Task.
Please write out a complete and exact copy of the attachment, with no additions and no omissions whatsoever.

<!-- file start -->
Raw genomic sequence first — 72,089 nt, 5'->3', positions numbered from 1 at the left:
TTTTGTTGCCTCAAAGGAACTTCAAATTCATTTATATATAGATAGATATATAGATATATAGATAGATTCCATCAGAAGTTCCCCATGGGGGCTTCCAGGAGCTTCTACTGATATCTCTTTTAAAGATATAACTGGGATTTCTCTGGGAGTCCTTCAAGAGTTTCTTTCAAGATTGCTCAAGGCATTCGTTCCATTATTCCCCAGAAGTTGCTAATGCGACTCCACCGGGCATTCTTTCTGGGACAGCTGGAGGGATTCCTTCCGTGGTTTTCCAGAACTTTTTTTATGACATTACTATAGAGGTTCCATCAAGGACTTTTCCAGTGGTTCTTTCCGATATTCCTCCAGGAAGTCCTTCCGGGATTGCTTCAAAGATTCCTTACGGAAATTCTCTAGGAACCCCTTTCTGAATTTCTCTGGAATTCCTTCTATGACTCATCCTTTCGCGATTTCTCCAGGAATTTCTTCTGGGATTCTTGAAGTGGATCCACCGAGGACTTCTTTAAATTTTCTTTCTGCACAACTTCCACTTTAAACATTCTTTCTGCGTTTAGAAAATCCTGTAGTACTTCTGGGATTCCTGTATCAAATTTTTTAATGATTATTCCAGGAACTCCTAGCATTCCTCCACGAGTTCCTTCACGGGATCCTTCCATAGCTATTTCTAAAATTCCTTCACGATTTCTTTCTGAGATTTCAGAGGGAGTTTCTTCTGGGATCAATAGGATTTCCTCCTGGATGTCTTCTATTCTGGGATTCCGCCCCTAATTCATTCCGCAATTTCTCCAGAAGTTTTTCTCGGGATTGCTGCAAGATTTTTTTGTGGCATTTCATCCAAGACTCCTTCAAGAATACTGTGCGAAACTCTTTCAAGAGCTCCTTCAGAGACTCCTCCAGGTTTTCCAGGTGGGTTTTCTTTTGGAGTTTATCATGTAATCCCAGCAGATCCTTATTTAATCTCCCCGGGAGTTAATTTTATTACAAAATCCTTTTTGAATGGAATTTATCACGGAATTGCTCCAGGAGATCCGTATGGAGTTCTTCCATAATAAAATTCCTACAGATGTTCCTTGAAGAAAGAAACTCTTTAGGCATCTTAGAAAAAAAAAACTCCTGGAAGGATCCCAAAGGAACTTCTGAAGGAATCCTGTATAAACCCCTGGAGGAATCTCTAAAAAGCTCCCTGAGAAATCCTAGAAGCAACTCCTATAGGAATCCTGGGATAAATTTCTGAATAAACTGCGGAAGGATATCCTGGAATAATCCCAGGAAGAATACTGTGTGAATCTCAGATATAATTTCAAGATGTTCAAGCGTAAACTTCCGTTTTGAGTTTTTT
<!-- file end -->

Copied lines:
Raw genomic sequence first — 72,089 nt, 5'->3', positions numbered from 1 at the left:
TTTTGTTGCCTCAAAGGAACTTCAAATTCATTTATATATAGATAGATATATAGATATATAGATAGATTCCATCAGAAGTTCCCCATGGGGGCTTCCAGGAGCTTCTACTGATATCTCTTTTAAAGATATAACTGGGATTTCTCTGGGAGTCCTTCAAGAGTTTCTTTCAAGATTGCTCAAGGCATTCGTTCCATTATTCCCCAGAAGTTGCTAATGCGACTCCACCGGGCATTCTTTCTGGGACAGCTGGAGGGATTCCTTCCGTGGTTTTCCAGAACTTTTTTTATGACATTACTATAGAGGTTCCATCAAGGACTTTTCCAGTGGTTCTTTCCGATATTCCTCCAGGAAGTCCTTCCGGGATTGCTTCAAAGATTCCTTACGGAAATTCTCTAGGAACCCCTTTCTGAATTTCTCTGGAATTCCTTCTATGACTCATCCTTTCGCGATTTCTCCAGGAATTTCTTCTGGGATTCTTGAAGTGGATCCACCGAGGACTTCTTTAAATTTTCTTTCTGCACAACTTCCACTTTAAACATTCTTTCTGCGTTTAGAAAATCCTGTAGTACTTCTGGGATTCCTGTATCAAATTTTTTAATGATTATTCCAGGAACTCCTAGCATTCCTCCACGAGTTCCTTCACGGGATCCTTCCATAGCTATTTCTAAAATTCCTTCACGATTTCTTTCTGAGATTTCAGAGGGAGTTTCTTCTGGGATCAATAGGATTTCCTCCTGGATGTCTTCTATTCTGGGATTCCGCCCCTAATTCATTCCGCAATTTCTCCAGAAGTTTTTCTCGGGATTGCTGCAAGATTTTTTTGTGGCATTTCATCCAAGACTCCTTCAAGAATACTGTGCGAAACTCTTTCAAGAGCTCCTTCAGAGACTCCTCCAGGTTTTCCAGGTGGGTTTTCTTTTGGAGTTTATCATGTAATCCCAGCAGATCCTTATTTAATCTCCCCGGGAGTTAATTTTATTACAAAATCCTTTTTGAATGGAATTTATCACGGAATTGCTCCAGGAGATCCGTATGGAGTTCTTCCATAATAAAATTCCTACAGATGTTCCTTGAAGAAAGAAACTCTTTAGGCATCTTAGAAAAAAAAAACTCCTGGAAGGATCCCAAAGGAACTTCTGAAGGAATCCTGTATAAACCCCTGGAGGAATCTCTAAAAAGCTCCCTGAGAAATCCTAGAAGCAACTCCTATAGGAATCCTGGGATAAATTTCTGAATAAACTGCGGAAGGATATCCTGGAATAATCCCAGGAAGAATACTGTGTGAATCTCAGATATAATTTCAAGATGTTCAAGCGTAAACTTCCGTTTTGAGTTTTTT